Author: Sudhir KakarPublisher: Oxford University PressYear: 2011Language: EnglishPages: 464ISBN/UPC (if available): 9780198072454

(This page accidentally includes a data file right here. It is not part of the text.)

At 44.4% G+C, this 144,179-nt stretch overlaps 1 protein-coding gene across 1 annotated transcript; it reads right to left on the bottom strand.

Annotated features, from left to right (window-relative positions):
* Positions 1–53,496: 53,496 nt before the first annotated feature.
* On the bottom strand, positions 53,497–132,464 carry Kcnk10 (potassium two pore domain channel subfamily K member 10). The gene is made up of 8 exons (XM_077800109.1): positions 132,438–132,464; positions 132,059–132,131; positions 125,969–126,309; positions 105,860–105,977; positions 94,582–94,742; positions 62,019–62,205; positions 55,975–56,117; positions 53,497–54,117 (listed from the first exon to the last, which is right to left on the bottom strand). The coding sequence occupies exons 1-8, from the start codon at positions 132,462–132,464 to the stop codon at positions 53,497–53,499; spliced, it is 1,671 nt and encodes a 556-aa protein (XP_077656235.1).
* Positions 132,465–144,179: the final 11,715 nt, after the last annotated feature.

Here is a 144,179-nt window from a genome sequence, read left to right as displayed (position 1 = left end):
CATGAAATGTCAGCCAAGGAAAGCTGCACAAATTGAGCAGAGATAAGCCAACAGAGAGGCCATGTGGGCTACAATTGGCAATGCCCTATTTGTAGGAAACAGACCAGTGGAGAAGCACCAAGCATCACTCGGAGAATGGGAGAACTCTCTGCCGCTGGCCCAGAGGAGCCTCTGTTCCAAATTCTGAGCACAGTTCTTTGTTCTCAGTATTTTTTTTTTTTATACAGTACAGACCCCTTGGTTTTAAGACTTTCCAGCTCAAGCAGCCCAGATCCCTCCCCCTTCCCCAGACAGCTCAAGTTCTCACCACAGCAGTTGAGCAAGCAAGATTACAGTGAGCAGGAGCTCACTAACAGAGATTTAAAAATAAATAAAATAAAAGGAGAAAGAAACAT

Sudhir Kakar is both India’s most celebrated psychoanalyst and a distinguished cultural psychologist. That he is a seasoned observer and brilliant analyst of the human mind is reflected in all his writings. Kakar’s corpus of academic work is widely recognized for its nuanced study of the post-Independence renaissance of the Indian mind. The fifteen essays included in this volume celebrate three streams of knowledge—psychoanalysis, culture, and religion—and their confluence in Kakar’s work. From the role of empathy in psychoanalysis, male–female relationships, and Indian sexuality to modern mysticism, religious conflict, Hindu childhood, and the significance of imagination—these writings represent a breakthrough in Indian social consciousness and indigenous knowledge systems. In the Preface, Ramin Jahanbegloo looks at the depth and influence of Kakar’s ideas, while the Introduction by Manasi Kumar critically comments on how Kakar’s ideas fit the larger context of psychoanalytic theory and culture. An interesting inclusion is a conversation between Sudhir Kakar and Madhu Sarin which explores the evolution of Kakar’s relationship with psychoanalysis—from being influenced by psychoanalysis to playing a formative role in the psychoanalytic culture in India.